Bloodpool SPECT as part of bone SPECT/CT in painful total knee arthroplasty (TKA): validation and potential biomarker of prosthesis biomechanics
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To compare bloodpool SPECT with planar imaging in bone SPECT/CT of painful total knee arthroplasty (TKA) with respect to inter-rater agreement, confidence, prosthesis outcome, and biomechanical functioning.
Retrospective study of bloodpool SPECT and planar control images. Four raters used the validated Bruderholz scheme and a 5-point scale to grade uptake. Inter-rater agreement and overall confidence scores were calculated. Variable cluster analysis was performed to identify patterns of uptake, and associations between patterns and prosthesis outcome and biomechanical functioning were examined.
In all, 55 knees in 43 patients were analyzed (median follow-up 17 months; revision rate 21.8%). SPECT significantly improved inter-rater agreement in 24% of regions (all P < 0.05) and overall confidence by 20% (P < 0.001). Regional uptake cluster analysis showed improved antero-posterior separation with SPECT, and distinct patterns associated with prosthesis survival in lateral femoral (P = 0.041) and medial tibial (P < 0.001) regions. The prognostic value of SPECT outperformed planar imaging for tibial (P < 0.001), patellar (P = 0.009), and synovial (P = 0.040) assessment. Internal femoral malrotation resulted in increased uptake in posteromedial (P = 0.042) and anterolateral (P = 0.016) femoral, and lateral patellar (P = 0.011) regions. Internal tibial malrotation increased uptake in posterolateral (P = 0.026) and posteromedial tibial (P = 0.005), and medial patellar regions (P = 0.004). Bloodpool SPECT improved the prognostic value of late-phase SPECT/CT for the assessment of the medial tibial region.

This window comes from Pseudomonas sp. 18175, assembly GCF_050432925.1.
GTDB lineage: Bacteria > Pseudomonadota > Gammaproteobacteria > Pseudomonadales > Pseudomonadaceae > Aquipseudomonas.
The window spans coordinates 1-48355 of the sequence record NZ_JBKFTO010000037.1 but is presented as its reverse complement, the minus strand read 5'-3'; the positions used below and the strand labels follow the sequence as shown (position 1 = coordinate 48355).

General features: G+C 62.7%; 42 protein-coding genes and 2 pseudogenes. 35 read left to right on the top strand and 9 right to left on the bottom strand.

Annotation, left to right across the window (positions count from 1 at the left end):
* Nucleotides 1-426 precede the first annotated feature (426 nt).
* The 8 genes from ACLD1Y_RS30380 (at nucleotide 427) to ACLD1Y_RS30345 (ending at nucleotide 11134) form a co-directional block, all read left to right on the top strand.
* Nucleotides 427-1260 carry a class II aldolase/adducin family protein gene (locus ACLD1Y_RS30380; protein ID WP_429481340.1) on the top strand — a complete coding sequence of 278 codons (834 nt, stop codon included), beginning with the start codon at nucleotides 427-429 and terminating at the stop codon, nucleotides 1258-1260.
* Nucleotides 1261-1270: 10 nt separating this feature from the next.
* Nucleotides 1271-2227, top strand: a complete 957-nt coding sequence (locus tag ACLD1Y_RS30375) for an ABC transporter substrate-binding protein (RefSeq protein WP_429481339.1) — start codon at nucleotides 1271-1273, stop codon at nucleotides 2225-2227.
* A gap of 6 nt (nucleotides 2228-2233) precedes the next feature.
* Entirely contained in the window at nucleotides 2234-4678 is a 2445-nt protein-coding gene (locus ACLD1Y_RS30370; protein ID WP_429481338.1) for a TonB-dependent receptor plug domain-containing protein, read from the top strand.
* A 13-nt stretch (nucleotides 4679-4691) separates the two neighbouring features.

Bloodpool SPECT outperforms planar assessment of painful TKAs and the identification of distinct uptake patterns make it a potentially clinically relevant biomarker of prosthesis survival and biomechanical functioning.
KeywordsSPECT/CT SPECT Bloodpool Bone scintigraphy Total knee arthroplasty
This study was funded by the Department of Nuclear Medicine of the Antwerp University Hospital.
Compliance with ethical standards
All procedures were in accordance with the ethical standards of the institutional research committee and with the 1964 Helsinki Declaration and its later amendments or comparable ethical standards. For this type of study formal consent is not required.
Conflict of interest
The authors report no conflict of interests.
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